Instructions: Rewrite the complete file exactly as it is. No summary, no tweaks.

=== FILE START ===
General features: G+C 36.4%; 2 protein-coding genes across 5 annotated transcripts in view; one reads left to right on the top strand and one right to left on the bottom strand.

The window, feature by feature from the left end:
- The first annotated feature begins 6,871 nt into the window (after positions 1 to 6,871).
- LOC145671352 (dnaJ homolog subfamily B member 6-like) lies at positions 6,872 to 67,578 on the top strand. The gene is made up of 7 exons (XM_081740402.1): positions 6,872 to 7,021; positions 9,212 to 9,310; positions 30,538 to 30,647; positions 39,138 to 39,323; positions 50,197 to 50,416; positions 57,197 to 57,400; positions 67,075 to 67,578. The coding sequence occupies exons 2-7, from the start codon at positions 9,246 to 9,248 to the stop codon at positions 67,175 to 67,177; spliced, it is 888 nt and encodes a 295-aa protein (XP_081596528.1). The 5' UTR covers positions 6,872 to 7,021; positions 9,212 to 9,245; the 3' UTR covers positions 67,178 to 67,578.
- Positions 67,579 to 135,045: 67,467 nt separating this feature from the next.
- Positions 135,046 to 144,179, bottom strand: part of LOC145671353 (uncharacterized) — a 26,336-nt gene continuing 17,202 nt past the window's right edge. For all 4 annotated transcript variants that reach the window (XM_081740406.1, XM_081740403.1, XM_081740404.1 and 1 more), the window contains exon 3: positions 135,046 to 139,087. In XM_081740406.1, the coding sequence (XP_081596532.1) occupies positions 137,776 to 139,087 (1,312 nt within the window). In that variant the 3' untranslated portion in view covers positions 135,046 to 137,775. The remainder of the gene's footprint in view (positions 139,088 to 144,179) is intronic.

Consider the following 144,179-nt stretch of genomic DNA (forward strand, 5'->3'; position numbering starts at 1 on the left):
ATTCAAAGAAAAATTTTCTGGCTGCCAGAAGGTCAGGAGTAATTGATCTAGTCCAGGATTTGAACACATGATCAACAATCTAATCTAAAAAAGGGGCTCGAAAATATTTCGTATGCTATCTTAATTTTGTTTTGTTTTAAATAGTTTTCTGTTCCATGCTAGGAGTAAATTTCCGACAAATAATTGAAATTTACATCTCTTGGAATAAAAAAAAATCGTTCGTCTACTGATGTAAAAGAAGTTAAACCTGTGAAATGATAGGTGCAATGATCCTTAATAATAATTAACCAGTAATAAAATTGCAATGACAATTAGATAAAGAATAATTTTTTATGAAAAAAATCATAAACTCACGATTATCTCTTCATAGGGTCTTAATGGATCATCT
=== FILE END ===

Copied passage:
General features: G+C 36.4%; 2 protein-coding genes across 5 annotated transcripts in view; one reads left to right on the top strand and one right to left on the bottom strand.

The window, feature by feature from the left end:
- The first annotated feature begins 6,871 nt into the window (after positions 1 to 6,871).
- LOC145671352 (dnaJ homolog subfamily B member 6-like) lies at positions 6,872 to 67,578 on the top strand. The gene is made up of 7 exons (XM_081740402.1): positions 6,872 to 7,021; positions 9,212 to 9,310; positions 30,538 to 30,647; positions 39,138 to 39,323; positions 50,197 to 50,416; positions 57,197 to 57,400; positions 67,075 to 67,578. The coding sequence occupies exons 2-7, from the start codon at positions 9,246 to 9,248 to the stop codon at positions 67,175 to 67,177; spliced, it is 888 nt and encodes a 295-aa protein (XP_081596528.1). The 5' UTR covers positions 6,872 to 7,021; positions 9,212 to 9,245; the 3' UTR covers positions 67,178 to 67,578.
- Positions 67,579 to 135,045: 67,467 nt separating this feature from the next.
- Positions 135,046 to 144,179, bottom strand: part of LOC145671353 (uncharacterized) — a 26,336-nt gene continuing 17,202 nt past the window's right edge. For all 4 annotated transcript variants that reach the window (XM_081740406.1, XM_081740403.1, XM_081740404.1 and 1 more), the window contains exon 3: positions 135,046 to 139,087. In XM_081740406.1, the coding sequence (XP_081596532.1) occupies positions 137,776 to 139,087 (1,312 nt within the window). In that variant the 3' untranslated portion in view covers positions 135,046 to 137,775. The remainder of the gene's footprint in view (positions 139,088 to 144,179) is intronic.

Consider the following 144,179-nt stretch of genomic DNA (forward strand, 5'->3'; position numbering starts at 1 on the left):
ATTCAAAGAAAAATTTTCTGGCTGCCAGAAGGTCAGGAGTAATTGATCTAGTCCAGGATTTGAACACATGATCAACAATCTAATCTAAAAAAGGGGCTCGAAAATATTTCGTATGCTATCTTAATTTTGTTTTGTTTTAAATAGTTTTCTGTTCCATGCTAGGAGTAAATTTCCGACAAATAATTGAAATTTACATCTCTTGGAATAAAAAAAAATCGTTCGTCTACTGATGTAAAAGAAGTTAAACCTGTGAAATGATAGGTGCAATGATCCTTAATAATAATTAACCAGTAATAAAATTGCAATGACAATTAGATAAAGAATAATTTTTTATGAAAAAAATCATAAACTCACGATTATCTCTTCATAGGGTCTTAATGGATCATCT